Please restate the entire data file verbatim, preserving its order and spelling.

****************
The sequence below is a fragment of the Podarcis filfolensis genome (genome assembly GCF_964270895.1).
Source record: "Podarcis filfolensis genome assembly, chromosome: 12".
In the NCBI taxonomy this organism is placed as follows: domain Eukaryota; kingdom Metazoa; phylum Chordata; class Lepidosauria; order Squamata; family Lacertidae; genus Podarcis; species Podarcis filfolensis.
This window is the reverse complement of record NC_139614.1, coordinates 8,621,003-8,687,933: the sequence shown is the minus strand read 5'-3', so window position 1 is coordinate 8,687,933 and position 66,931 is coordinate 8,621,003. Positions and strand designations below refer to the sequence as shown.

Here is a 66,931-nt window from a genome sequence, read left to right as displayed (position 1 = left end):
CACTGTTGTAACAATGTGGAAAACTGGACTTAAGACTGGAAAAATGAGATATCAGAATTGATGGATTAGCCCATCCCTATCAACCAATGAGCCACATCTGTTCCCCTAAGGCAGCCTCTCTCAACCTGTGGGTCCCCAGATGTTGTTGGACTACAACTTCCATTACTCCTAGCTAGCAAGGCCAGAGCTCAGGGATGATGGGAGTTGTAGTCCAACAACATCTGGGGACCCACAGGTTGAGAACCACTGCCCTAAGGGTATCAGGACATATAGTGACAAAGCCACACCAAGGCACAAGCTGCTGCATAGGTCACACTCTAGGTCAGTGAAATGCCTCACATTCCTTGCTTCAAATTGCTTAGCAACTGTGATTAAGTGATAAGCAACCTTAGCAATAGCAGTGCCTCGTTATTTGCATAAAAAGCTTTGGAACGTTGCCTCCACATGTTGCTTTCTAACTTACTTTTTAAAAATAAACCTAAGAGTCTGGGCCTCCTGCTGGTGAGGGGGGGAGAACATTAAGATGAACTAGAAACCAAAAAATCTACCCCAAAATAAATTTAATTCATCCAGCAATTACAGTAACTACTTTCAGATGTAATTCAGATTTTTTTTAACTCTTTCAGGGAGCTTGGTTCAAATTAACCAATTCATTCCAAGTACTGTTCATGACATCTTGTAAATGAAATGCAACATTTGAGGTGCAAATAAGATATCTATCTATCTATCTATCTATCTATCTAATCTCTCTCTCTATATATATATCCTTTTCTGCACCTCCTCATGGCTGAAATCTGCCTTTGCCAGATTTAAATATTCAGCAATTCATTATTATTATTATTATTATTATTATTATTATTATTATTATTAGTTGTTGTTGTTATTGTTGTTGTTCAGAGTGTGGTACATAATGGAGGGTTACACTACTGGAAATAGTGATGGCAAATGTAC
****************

The sequence below is a fragment of the Podarcis filfolensis genome (genome assembly GCF_964270895.1).
Source record: "Podarcis filfolensis genome assembly, chromosome: 12".
In the NCBI taxonomy this organism is placed as follows: domain Eukaryota; kingdom Metazoa; phylum Chordata; class Lepidosauria; order Squamata; family Lacertidae; genus Podarcis; species Podarcis filfolensis.
This window is the reverse complement of record NC_139614.1, coordinates 8,621,003-8,687,933: the sequence shown is the minus strand read 5'-3', so window position 1 is coordinate 8,687,933 and position 66,931 is coordinate 8,621,003. Positions and strand designations below refer to the sequence as shown.

Here is a 66,931-nt window from a genome sequence, read left to right as displayed (position 1 = left end):
CACTGTTGTAACAATGTGGAAAACTGGACTTAAGACTGGAAAAATGAGATATCAGAATTGATGGATTAGCCCATCCCTATCAACCAATGAGCCACATCTGTTCCCCTAAGGCAGCCTCTCTCAACCTGTGGGTCCCCAGATGTTGTTGGACTACAACTTCCATTACTCCTAGCTAGCAAGGCCAGAGCTCAGGGATGATGGGAGTTGTAGTCCAACAACATCTGGGGACCCACAGGTTGAGAACCACTGCCCTAAGGGTATCAGGACATATAGTGACAAAGCCACACCAAGGCACAAGCTGCTGCATAGGTCACACTCTAGGTCAGTGAAATGCCTCACATTCCTTGCTTCAAATTGCTTAGCAACTGTGATTAAGTGATAAGCAACCTTAGCAATAGCAGTGCCTCGTTATTTGCATAAAAAGCTTTGGAACGTTGCCTCCACATGTTGCTTTCTAACTTACTTTTTAAAAATAAACCTAAGAGTCTGGGCCTCCTGCTGGTGAGGGGGGGAGAACATTAAGATGAACTAGAAACCAAAAAATCTACCCCAAAATAAATTTAATTCATCCAGCAATTACAGTAACTACTTTCAGATGTAATTCAGATTTTTTTTAACTCTTTCAGGGAGCTTGGTTCAAATTAACCAATTCATTCCAAGTACTGTTCATGACATCTTGTAAATGAAATGCAACATTTGAGGTGCAAATAAGATATCTATCTATCTATCTATCTATCTATCTAATCTCTCTCTCTATATATATATCCTTTTCTGCACCTCCTCATGGCTGAAATCTGCCTTTGCCAGATTTAAATATTCAGCAATTCATTATTATTATTATTATTATTATTATTATTATTATTATTATTAGTTGTTGTTGTTATTGTTGTTGTTCAGAGTGTGGTACATAATGGAGGGTTACACTACTGGAAATAGTGATGGCAAATGTAC